Stim1, an endoplasmic reticulum Ca2+ sensor, negatively regulates 3T3-L1 pre-adipocyte differentiation.
Ca2+ plays a complex and often conflicting role in the differentiation of committed pre- adipocytes into mature, fat laden adipocytes. Stim1 is a single pass transmembrane protein that has recently found to control the influx of Ca2+ ions through specific plasma membrane Ca2+ channels. Stim1 is a sensor of endoplasmic reticulum Ca2+ store content and when these stores are discharged following activation of receptor-mediated IP3 production, Stim1 clusters in puncta on the endoplasmic reticulum membrane where it induces Ca2+ influx through plasma membrane store-operated Ca2+ channels. Ca2+ entering through store-operated Ca2+ channels plays an important role in sustaining the activity of Ca2+-dependent enzymes, including the serine/threonine phosphatase calcineurin. In this study, we investigated the role of Stim1 in the regulation of adipocyte differentiation. Western blotting revealed that Stim1 was expressed at low levels in 3T3-L1 preadipocytes and was upregulated 4 days following induction of differentiation. We found that overexpression of STIM1 in 3T3-L1 preadipocytes potently inhibited the ability of the cells to undergo differentiation as measured by Oil Red O staining, and this was accompanied by an increase in receptor and store-operated Ca2+ entry. Overexpression of STIM1 did not appear to disrupt endogenous proliferation or the process of mitotic clonal expansion and subsequent growth arrest. Rather, overexpression of STIM1 was associated with reduced expression of C/EBP alpha and adiponectin. siRNA-mediated knockdown of endogenous Stim1 had the opposite effect to that of STIM1 overexpression, and increased 3T3-L1 differentiation under sub-optimal stimulation conditions. This was accompanied by an increase in C/EBP alpha and adiponectin expression. Our results suggest that Stim1 is a negative regulator of 3T3-L1 differentiation. It is likely that its increased expression during 3T3-L1 differentiation may act, through its ability to modify the level of Ca2+ influx through store-operated channels, to balance the level of differentiation in these cells in vitro.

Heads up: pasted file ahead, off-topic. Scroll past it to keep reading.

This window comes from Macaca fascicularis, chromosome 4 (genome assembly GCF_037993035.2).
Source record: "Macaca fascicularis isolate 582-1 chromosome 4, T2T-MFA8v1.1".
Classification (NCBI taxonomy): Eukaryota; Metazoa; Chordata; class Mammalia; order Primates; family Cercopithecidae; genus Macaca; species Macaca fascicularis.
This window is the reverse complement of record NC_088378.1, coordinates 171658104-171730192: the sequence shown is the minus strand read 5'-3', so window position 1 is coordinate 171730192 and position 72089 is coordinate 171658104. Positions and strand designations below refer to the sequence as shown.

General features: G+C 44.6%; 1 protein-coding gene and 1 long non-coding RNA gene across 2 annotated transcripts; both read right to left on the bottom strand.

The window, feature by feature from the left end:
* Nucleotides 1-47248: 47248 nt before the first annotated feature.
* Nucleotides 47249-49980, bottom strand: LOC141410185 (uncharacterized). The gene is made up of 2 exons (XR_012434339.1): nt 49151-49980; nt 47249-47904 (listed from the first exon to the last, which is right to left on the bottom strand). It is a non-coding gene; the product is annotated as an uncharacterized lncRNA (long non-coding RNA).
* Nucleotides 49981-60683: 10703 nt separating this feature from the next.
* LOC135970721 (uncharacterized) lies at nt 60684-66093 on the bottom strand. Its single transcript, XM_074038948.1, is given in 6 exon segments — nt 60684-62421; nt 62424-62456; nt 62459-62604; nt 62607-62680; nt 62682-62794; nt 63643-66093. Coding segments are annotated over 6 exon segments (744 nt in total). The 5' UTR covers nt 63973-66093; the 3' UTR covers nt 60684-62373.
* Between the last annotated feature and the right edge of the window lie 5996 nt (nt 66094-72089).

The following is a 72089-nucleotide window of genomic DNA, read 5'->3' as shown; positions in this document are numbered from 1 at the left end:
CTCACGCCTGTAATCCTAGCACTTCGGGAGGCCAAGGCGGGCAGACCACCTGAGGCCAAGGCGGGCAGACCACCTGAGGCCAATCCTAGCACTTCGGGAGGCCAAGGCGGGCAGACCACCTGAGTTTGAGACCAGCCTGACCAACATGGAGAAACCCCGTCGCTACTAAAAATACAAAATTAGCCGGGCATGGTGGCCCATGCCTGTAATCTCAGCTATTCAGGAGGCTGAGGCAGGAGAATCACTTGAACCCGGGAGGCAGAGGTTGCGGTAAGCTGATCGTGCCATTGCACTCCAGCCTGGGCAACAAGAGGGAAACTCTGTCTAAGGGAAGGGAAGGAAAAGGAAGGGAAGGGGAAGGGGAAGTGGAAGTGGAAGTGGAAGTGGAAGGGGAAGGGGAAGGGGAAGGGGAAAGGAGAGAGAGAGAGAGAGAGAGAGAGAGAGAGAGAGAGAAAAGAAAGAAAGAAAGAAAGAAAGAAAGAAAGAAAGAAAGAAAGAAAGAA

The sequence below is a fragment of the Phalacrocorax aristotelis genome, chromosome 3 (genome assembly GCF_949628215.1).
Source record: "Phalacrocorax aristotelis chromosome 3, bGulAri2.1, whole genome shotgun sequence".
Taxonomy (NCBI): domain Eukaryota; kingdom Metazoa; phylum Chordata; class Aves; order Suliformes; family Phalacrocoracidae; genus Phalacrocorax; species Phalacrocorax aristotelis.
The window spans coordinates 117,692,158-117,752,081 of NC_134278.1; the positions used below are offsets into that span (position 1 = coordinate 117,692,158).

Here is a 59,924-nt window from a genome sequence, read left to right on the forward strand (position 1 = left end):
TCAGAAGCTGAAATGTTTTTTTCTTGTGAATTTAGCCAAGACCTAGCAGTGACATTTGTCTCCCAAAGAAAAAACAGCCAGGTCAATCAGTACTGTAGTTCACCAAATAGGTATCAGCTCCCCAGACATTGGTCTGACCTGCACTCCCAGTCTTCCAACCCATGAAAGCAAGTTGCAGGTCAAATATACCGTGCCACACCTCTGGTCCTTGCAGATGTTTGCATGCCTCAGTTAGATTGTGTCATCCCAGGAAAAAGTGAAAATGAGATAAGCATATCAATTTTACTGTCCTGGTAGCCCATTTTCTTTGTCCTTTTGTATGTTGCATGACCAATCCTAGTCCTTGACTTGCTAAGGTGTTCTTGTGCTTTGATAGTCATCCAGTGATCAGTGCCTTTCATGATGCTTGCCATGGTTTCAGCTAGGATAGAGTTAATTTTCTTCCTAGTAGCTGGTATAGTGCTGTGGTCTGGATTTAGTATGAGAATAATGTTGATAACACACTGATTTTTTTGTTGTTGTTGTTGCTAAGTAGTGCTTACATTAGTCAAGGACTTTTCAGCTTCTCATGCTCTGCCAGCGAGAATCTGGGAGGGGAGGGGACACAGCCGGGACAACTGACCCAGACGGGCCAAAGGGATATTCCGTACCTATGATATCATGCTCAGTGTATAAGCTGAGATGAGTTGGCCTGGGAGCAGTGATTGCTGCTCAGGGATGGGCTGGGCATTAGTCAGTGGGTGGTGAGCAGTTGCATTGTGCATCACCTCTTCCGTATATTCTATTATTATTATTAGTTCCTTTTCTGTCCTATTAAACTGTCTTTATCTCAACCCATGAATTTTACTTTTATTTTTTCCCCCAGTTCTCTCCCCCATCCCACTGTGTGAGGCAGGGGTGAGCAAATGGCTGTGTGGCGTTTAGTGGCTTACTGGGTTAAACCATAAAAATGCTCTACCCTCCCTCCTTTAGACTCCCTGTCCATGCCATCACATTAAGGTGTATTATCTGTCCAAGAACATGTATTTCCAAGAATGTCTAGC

|Authors||Graham, S.J.; Blake, M.J.; Soboloff, J.; Gill, D.L.; Dziadek, M.A.; Johnstone, L.S.:|
|URL link to publisher's version||http://www.ncbi.nlm.nih.gov/pubmed/19272522?dopt=Abstract|
|OpenAccess link to author's accepted manuscript version||https://publications.gimr.garvan.org.au/open-access/10028|